Thursday, June 18, 2020

Rewriting History

Many of you who have read this blog for a while may have noticed that I am a fan of history. I see no good reason to “reinvent the wheel” when I run into a problem or foresee a possible hardship; humans have been dealing with such things for thousands of years, and they've tried a lot of different ways of getting around them. Even before we invented writing, we had oral history passed down from one generation to the next in the forms of songs and poems that were easier to remember than prose. Not everything they tried has worked out well (there has been a lot of trial and error over the years), but we should be able to learn from the mistakes of others and move ahead to make our own, new, mistakes. 

The last few generations of “important” people have been working hard to rewrite or erase history. I don't care what their reasons are; they all think that they are wiser than our predecessors and that by ignoring the lessons of the past they can make the world a better place (for them). Time passes and their immodesty eventually bites them in the ass, but they do a lot of damage and ruin a lot of lives before they are exposed as just another flawed human being who should have never been given any power over others. I'm not talking about politics -- this goes much deeper than the elected idiots -- I'm trying to point out that leaders at all levels can be guilty of this. Have you ever had a new boss “clean house” and get rid of every sign that there was a former boss?

Carlos Santayana was right when he said“Those who cannot remember the past are doomed to repeat it”. Winston Churchill paraphrased that as, “Those who fail to learn from history are condemned to repeat it”, which shifts the action from passive “cannot remember” to the more active “fail to learn”. This idea, the rewriting of history to make it match the current events, was one of the main parts of Orwell's 1984. The push to eliminate parts of history is a way to keep future generations from being able to learn from the mistakes of others in order to provide a path for those mistakes to be repeated.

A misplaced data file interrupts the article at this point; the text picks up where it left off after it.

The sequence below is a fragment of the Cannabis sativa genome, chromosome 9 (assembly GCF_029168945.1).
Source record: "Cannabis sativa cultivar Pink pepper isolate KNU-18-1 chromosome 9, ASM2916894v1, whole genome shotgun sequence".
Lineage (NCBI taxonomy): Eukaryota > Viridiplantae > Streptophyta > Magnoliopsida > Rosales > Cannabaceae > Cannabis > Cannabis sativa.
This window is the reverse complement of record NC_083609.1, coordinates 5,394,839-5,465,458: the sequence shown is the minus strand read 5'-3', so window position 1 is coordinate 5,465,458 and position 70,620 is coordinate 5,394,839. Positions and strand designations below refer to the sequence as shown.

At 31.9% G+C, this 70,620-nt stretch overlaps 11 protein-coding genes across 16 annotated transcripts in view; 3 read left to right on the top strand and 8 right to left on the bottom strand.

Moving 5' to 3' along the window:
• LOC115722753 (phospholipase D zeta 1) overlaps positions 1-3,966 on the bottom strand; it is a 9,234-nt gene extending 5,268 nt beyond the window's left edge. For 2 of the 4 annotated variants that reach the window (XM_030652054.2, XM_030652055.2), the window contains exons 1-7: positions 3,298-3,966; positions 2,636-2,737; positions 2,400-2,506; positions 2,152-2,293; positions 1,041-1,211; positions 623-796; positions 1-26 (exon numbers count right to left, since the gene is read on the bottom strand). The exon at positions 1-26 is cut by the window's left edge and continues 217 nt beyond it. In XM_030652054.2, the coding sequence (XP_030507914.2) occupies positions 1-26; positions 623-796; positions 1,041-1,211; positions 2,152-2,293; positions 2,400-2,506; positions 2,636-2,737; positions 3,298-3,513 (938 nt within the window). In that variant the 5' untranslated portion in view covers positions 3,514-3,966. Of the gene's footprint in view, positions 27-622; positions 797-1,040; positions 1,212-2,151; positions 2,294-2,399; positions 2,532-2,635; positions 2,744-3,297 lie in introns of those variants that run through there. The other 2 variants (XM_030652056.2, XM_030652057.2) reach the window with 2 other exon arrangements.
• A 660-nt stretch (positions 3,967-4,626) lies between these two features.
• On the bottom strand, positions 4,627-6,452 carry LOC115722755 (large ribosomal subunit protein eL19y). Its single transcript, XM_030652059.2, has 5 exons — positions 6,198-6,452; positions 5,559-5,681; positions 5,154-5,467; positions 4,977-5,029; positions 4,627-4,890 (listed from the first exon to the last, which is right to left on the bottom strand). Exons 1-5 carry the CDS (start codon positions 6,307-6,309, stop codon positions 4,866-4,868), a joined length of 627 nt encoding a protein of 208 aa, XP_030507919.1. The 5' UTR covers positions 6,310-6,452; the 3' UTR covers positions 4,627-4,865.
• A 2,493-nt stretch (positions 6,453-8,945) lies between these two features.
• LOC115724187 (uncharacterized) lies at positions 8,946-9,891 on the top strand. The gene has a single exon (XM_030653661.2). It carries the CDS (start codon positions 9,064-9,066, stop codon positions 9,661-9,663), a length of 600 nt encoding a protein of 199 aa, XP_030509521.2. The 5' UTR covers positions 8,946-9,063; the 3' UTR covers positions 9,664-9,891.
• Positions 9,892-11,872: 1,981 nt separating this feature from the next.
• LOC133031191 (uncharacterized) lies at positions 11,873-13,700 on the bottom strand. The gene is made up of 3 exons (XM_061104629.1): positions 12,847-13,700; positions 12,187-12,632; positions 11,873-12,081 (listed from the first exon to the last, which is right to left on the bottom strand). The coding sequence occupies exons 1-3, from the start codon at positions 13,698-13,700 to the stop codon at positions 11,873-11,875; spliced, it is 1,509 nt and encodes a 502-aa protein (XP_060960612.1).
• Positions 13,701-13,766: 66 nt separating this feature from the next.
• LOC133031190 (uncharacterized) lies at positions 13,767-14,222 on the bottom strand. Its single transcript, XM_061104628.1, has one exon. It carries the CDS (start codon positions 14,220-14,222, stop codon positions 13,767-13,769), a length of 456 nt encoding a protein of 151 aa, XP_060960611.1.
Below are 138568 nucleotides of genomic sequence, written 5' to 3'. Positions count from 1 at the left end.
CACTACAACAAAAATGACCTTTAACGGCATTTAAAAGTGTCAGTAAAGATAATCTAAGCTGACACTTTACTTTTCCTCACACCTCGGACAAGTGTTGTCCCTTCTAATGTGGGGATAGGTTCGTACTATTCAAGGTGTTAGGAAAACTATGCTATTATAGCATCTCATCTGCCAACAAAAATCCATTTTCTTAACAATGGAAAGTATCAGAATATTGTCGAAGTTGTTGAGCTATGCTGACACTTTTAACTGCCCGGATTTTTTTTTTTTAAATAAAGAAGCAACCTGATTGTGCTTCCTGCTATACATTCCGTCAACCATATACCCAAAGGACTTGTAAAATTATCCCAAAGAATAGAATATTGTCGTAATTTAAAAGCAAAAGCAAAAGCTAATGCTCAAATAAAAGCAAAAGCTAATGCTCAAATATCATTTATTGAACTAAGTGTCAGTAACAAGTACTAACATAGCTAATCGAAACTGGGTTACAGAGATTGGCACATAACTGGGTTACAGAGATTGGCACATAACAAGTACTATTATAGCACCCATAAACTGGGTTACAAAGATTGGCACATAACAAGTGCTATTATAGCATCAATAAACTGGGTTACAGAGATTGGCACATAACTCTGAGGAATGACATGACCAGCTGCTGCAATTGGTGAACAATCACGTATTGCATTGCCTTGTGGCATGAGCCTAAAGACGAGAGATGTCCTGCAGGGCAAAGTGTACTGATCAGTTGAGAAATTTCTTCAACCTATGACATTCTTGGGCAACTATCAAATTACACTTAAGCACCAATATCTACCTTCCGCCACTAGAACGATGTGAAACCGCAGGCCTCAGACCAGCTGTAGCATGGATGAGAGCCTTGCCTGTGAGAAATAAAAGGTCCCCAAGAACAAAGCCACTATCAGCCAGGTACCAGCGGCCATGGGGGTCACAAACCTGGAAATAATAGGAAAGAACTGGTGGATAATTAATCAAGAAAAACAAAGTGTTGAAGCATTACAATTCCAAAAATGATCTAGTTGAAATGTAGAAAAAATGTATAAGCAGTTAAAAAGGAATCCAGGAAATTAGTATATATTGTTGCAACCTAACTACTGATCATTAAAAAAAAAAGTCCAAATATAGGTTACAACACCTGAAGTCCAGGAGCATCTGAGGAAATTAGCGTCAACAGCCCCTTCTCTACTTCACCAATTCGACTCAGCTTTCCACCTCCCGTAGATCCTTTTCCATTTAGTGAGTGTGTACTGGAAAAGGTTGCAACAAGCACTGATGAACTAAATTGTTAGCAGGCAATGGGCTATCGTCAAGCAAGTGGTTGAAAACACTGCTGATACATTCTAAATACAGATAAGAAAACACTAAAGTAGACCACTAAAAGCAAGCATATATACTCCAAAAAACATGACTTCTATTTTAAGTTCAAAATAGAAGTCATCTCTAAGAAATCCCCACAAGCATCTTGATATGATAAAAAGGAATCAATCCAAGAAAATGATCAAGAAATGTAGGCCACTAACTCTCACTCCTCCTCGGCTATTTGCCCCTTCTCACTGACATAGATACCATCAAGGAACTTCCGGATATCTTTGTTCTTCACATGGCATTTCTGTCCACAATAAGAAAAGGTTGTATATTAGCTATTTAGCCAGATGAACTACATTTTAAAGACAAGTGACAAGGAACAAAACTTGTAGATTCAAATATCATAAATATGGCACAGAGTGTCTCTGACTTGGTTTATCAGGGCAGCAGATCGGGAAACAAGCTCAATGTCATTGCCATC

If you dig into history deep enough, you'll find that this, too, is nothing new. Erasing the acts (good, bad, or indifferent) of preceding leaders or generations is a way to make oneself seem better or more intelligent when you trot out the same, often failed, solution to a recurring problem. Ancient leaders would deface or destroy statues of previous leaders (sound familiar?), scribes would be instructed to remove all mention of predecessors when they copied texts (compare textbooks from today with those written 20 years ago), and religions have been especially atrocious in destroying anything that contradicts the “new” faith.

Do what you can to preserve history. I collect old books and pass on the knowledge that I have gained as a way to keep some part of the past alive. The old man and his “back in my day...” stories may be funny, but if you find yourself in a situation that resembles life when he was younger, those stories may give you some hints about how to get through it. Read more history, and pass along the lessons that we have learned over the years. Resist the idiots that are trying to “remake” our world into their version of paradise. Remember that the people who are willing to burn books usually end up burning people, and treat them accordingly.

Water, food, shelter, companionship: these are all basic necessities to human life and that hasn't changed. Learning how your ancestors provided those things and then applying a dose of modern technology and common sense is a good way to grow as a prepper. There truly is very little new under the sun; it's just new to us and we need to find a way to deal with those new things. Our ancestors may have a clue or two for us.

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